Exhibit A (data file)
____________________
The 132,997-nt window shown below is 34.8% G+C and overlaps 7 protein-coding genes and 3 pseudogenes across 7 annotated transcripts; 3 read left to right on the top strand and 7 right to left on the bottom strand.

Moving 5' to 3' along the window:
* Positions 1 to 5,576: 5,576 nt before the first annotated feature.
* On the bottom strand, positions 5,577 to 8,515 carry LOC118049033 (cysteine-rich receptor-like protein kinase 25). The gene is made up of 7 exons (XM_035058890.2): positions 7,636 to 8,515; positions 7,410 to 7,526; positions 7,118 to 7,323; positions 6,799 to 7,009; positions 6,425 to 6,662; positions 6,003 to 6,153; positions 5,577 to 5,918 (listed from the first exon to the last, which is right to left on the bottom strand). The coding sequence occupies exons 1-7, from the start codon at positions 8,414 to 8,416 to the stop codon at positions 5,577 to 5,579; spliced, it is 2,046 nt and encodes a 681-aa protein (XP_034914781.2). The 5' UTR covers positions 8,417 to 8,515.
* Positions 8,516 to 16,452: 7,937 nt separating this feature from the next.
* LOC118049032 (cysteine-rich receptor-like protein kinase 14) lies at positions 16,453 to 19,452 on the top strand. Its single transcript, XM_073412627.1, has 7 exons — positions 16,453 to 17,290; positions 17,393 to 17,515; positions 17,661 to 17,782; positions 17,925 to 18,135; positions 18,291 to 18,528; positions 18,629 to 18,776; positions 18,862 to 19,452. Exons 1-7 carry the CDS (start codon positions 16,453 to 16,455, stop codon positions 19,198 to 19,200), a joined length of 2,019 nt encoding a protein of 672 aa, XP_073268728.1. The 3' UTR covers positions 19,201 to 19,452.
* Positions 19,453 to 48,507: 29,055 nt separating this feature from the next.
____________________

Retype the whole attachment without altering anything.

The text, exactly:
The 132,997-nt window shown below is 34.8% G+C and overlaps 7 protein-coding genes and 3 pseudogenes across 7 annotated transcripts; 3 read left to right on the top strand and 7 right to left on the bottom strand.

Moving 5' to 3' along the window:
* Positions 1 to 5,576: 5,576 nt before the first annotated feature.
* On the bottom strand, positions 5,577 to 8,515 carry LOC118049033 (cysteine-rich receptor-like protein kinase 25). The gene is made up of 7 exons (XM_035058890.2): positions 7,636 to 8,515; positions 7,410 to 7,526; positions 7,118 to 7,323; positions 6,799 to 7,009; positions 6,425 to 6,662; positions 6,003 to 6,153; positions 5,577 to 5,918 (listed from the first exon to the last, which is right to left on the bottom strand). The coding sequence occupies exons 1-7, from the start codon at positions 8,414 to 8,416 to the stop codon at positions 5,577 to 5,579; spliced, it is 2,046 nt and encodes a 681-aa protein (XP_034914781.2). The 5' UTR covers positions 8,417 to 8,515.
* Positions 8,516 to 16,452: 7,937 nt separating this feature from the next.
* LOC118049032 (cysteine-rich receptor-like protein kinase 14) lies at positions 16,453 to 19,452 on the top strand. Its single transcript, XM_073412627.1, has 7 exons — positions 16,453 to 17,290; positions 17,393 to 17,515; positions 17,661 to 17,782; positions 17,925 to 18,135; positions 18,291 to 18,528; positions 18,629 to 18,776; positions 18,862 to 19,452. Exons 1-7 carry the CDS (start codon positions 16,453 to 16,455, stop codon positions 19,198 to 19,200), a joined length of 2,019 nt encoding a protein of 672 aa, XP_073268728.1. The 3' UTR covers positions 19,201 to 19,452.
* Positions 19,453 to 48,507: 29,055 nt separating this feature from the next.